1. Tim Rice wanted to write a musical about chess since he was born, but couldn’t figure out a high-stakes plotline. He was really excited when he learned about the Cold War.
2. Tim Rice wanted Andrew Lloyd Webber to help him write a musical about chess, but Andrew Lloyd Webber wanted Tim Rice to help him write a musical about cats. They both called each other fucking morons, and there was an intense stand-off where all the pent-up sexual tension came to a boiling point.
3. Hateful words were exchanged that day, words that were regretted the moment they were said but that could never be taken back, words like “you plagiarized every good bit of music you’ve written,” “you have never written a good lyric,” “your face looks like the word moist.”
4. .Tim Rice next turned to Stephen Sondheim, but Sondheim said he was in the middle of an adaptation of a Kaufman and Hart play with George Furth.
5. As a last resort, Tim Rice met with the Swedish pop group ABBA. Since chess does not exist in Sweden, they thought it was a game of Tim Rice’s own invention.
6. Musicals did not exist in Sweden either. ABBA thought Tim Rice was an eccentric genius inventing a whole new game game and a whole new genre of media just to showcase that game–or vice versa. They were eager to collaborate.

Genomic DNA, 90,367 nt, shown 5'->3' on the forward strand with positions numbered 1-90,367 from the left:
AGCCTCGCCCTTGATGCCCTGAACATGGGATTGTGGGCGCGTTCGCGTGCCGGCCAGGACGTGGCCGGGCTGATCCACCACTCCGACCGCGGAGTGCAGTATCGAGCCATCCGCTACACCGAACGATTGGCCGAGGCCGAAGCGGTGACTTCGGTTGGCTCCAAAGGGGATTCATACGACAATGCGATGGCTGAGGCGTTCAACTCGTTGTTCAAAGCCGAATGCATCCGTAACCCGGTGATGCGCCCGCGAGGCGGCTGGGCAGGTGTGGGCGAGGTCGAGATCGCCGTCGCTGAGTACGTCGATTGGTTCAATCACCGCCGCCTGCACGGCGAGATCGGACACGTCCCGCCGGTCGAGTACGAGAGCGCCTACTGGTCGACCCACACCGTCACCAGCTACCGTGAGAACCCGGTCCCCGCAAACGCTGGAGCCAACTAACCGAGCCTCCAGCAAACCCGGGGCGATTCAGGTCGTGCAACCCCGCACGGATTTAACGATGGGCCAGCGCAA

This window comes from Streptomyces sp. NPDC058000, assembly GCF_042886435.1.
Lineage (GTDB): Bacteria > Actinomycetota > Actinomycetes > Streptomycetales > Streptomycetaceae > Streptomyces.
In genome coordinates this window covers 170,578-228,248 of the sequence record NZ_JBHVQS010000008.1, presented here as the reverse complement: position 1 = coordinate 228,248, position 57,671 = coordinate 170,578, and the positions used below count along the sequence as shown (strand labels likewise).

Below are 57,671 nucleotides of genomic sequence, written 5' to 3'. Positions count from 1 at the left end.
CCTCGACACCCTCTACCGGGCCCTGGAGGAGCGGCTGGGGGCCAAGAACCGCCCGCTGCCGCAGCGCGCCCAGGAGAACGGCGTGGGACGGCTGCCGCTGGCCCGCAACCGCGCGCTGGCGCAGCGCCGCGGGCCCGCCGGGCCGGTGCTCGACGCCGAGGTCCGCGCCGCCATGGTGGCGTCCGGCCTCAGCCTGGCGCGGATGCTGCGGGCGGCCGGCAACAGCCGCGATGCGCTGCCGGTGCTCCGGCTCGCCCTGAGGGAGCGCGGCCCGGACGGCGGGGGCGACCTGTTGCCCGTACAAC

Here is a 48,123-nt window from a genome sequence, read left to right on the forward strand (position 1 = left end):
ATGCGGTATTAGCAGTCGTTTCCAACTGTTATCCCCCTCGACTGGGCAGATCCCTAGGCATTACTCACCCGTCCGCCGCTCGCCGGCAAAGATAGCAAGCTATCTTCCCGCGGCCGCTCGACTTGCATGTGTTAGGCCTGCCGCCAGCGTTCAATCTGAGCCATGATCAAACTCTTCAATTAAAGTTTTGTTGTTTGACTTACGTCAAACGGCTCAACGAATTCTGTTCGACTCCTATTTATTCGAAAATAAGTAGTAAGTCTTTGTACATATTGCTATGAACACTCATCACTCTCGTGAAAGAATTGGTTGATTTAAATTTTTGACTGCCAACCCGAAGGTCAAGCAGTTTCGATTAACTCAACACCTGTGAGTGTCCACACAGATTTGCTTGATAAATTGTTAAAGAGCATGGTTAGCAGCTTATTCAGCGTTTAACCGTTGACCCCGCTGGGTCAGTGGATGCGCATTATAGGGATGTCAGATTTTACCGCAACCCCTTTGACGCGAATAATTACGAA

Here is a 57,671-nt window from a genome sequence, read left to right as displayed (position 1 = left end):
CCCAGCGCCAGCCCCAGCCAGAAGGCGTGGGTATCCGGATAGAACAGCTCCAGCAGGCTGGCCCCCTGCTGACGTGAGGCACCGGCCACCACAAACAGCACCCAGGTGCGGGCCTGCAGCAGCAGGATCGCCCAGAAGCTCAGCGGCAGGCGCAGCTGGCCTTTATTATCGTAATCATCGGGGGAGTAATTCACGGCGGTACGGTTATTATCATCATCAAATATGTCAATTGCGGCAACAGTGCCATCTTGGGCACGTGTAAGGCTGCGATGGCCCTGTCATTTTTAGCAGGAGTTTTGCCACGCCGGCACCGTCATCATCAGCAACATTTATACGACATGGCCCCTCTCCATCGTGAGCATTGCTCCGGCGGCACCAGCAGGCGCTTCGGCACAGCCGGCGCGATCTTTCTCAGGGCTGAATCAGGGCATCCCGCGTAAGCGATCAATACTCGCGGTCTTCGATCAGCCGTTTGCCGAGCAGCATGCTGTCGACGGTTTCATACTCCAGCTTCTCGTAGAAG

7. There was a legal dispute over some songs and lyrics that were stolen wholesale from March of the Falsettos such as “I’m Breaking Down” (sung by Florence), “This Had Better Come to a Stop” (sung by every character to Freddie) and, of course, “The Chess Game.” Even though March of the Falsettos wouldn’t be written for another 10 years, the ACLU got involved, and William Finn won.
8. Tim Rice and ABBA got along well, but Tim Rice missed Andrew Lloyd Webber. He longed for the days when they would put on top hats and coattails and stroll down the River Thames, tossing street urchins stale crusts of bread for a shoe shine. But neither would apologize for their words on that fateful day.
9. The book for the musical was turning out to be a major problem. It was not shaping up the way anyone wanted it to. Tim Rice refused to turn to Andrew Lloyd Webber to help. Instead, he sought the aid of numerous writers including William Goldman, Carrie Fisher, and Edward Norton, none of whom could help. “Go back to Andrew,” Carrie implored, “he misses you.” But there was too much pride at stake.
10. As of today, there are over 1,760 major rewrites and versions of Chess. None of them work.
#unreality cw #Chess: the Musical #anything that makes me laugh this much deserves a reblog #I don’t go here but ”your face looks like the word moist” is a hell of a line